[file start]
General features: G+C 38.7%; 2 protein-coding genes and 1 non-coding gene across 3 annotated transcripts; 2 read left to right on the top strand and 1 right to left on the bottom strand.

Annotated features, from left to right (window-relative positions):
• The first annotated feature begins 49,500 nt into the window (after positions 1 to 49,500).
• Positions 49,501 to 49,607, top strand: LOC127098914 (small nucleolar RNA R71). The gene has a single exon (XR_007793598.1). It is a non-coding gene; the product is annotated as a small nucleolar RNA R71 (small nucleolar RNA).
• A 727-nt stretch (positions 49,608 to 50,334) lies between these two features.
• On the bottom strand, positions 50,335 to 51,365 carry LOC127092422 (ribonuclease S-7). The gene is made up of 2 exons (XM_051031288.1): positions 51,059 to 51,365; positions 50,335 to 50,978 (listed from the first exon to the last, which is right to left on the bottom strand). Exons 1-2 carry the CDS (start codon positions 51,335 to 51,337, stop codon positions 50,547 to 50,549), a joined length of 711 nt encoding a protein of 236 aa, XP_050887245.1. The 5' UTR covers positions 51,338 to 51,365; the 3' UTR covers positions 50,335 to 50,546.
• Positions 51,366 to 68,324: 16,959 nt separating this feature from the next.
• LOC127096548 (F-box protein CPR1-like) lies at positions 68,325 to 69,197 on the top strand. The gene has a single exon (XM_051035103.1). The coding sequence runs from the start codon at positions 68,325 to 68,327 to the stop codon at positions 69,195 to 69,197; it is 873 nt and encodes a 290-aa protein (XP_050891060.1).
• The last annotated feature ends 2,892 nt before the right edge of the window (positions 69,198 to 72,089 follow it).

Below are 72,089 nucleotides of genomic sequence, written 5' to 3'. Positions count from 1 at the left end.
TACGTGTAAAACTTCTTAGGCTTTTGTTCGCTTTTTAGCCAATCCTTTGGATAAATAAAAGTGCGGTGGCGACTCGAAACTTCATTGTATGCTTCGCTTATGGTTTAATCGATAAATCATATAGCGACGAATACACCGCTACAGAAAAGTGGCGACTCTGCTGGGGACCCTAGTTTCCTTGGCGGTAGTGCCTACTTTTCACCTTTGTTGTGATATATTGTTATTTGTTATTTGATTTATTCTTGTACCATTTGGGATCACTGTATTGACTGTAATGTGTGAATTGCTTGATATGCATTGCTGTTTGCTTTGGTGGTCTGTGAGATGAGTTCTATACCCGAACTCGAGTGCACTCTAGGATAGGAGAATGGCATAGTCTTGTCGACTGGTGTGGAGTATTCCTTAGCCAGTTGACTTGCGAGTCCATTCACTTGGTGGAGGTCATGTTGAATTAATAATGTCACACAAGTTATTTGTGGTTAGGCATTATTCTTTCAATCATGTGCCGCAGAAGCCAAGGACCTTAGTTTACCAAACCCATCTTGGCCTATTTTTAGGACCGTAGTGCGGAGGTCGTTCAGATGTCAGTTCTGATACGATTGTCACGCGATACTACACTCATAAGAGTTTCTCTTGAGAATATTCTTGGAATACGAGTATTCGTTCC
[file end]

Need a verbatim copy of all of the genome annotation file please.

General features: G+C 38.7%; 2 protein-coding genes and 1 non-coding gene across 3 annotated transcripts; 2 read left to right on the top strand and 1 right to left on the bottom strand.

Annotated features, from left to right (window-relative positions):
• The first annotated feature begins 49,500 nt into the window (after positions 1 to 49,500).
• Positions 49,501 to 49,607, top strand: LOC127098914 (small nucleolar RNA R71). The gene has a single exon (XR_007793598.1). It is a non-coding gene; the product is annotated as a small nucleolar RNA R71 (small nucleolar RNA).
• A 727-nt stretch (positions 49,608 to 50,334) lies between these two features.
• On the bottom strand, positions 50,335 to 51,365 carry LOC127092422 (ribonuclease S-7). The gene is made up of 2 exons (XM_051031288.1): positions 51,059 to 51,365; positions 50,335 to 50,978 (listed from the first exon to the last, which is right to left on the bottom strand). Exons 1-2 carry the CDS (start codon positions 51,335 to 51,337, stop codon positions 50,547 to 50,549), a joined length of 711 nt encoding a protein of 236 aa, XP_050887245.1. The 5' UTR covers positions 51,338 to 51,365; the 3' UTR covers positions 50,335 to 50,546.
• Positions 51,366 to 68,324: 16,959 nt separating this feature from the next.
• LOC127096548 (F-box protein CPR1-like) lies at positions 68,325 to 69,197 on the top strand. The gene has a single exon (XM_051035103.1). The coding sequence runs from the start codon at positions 68,325 to 68,327 to the stop codon at positions 69,195 to 69,197; it is 873 nt and encodes a 290-aa protein (XP_050891060.1).
• The last annotated feature ends 2,892 nt before the right edge of the window (positions 69,198 to 72,089 follow it).

Below are 72,089 nucleotides of genomic sequence, written 5' to 3'. Positions count from 1 at the left end.
TACGTGTAAAACTTCTTAGGCTTTTGTTCGCTTTTTAGCCAATCCTTTGGATAAATAAAAGTGCGGTGGCGACTCGAAACTTCATTGTATGCTTCGCTTATGGTTTAATCGATAAATCATATAGCGACGAATACACCGCTACAGAAAAGTGGCGACTCTGCTGGGGACCCTAGTTTCCTTGGCGGTAGTGCCTACTTTTCACCTTTGTTGTGATATATTGTTATTTGTTATTTGATTTATTCTTGTACCATTTGGGATCACTGTATTGACTGTAATGTGTGAATTGCTTGATATGCATTGCTGTTTGCTTTGGTGGTCTGTGAGATGAGTTCTATACCCGAACTCGAGTGCACTCTAGGATAGGAGAATGGCATAGTCTTGTCGACTGGTGTGGAGTATTCCTTAGCCAGTTGACTTGCGAGTCCATTCACTTGGTGGAGGTCATGTTGAATTAATAATGTCACACAAGTTATTTGTGGTTAGGCATTATTCTTTCAATCATGTGCCGCAGAAGCCAAGGACCTTAGTTTACCAAACCCATCTTGGCCTATTTTTAGGACCGTAGTGCGGAGGTCGTTCAGATGTCAGTTCTGATACGATTGTCACGCGATACTACACTCATAAGAGTTTCTCTTGAGAATATTCTTGGAATACGAGTATTCGTTCC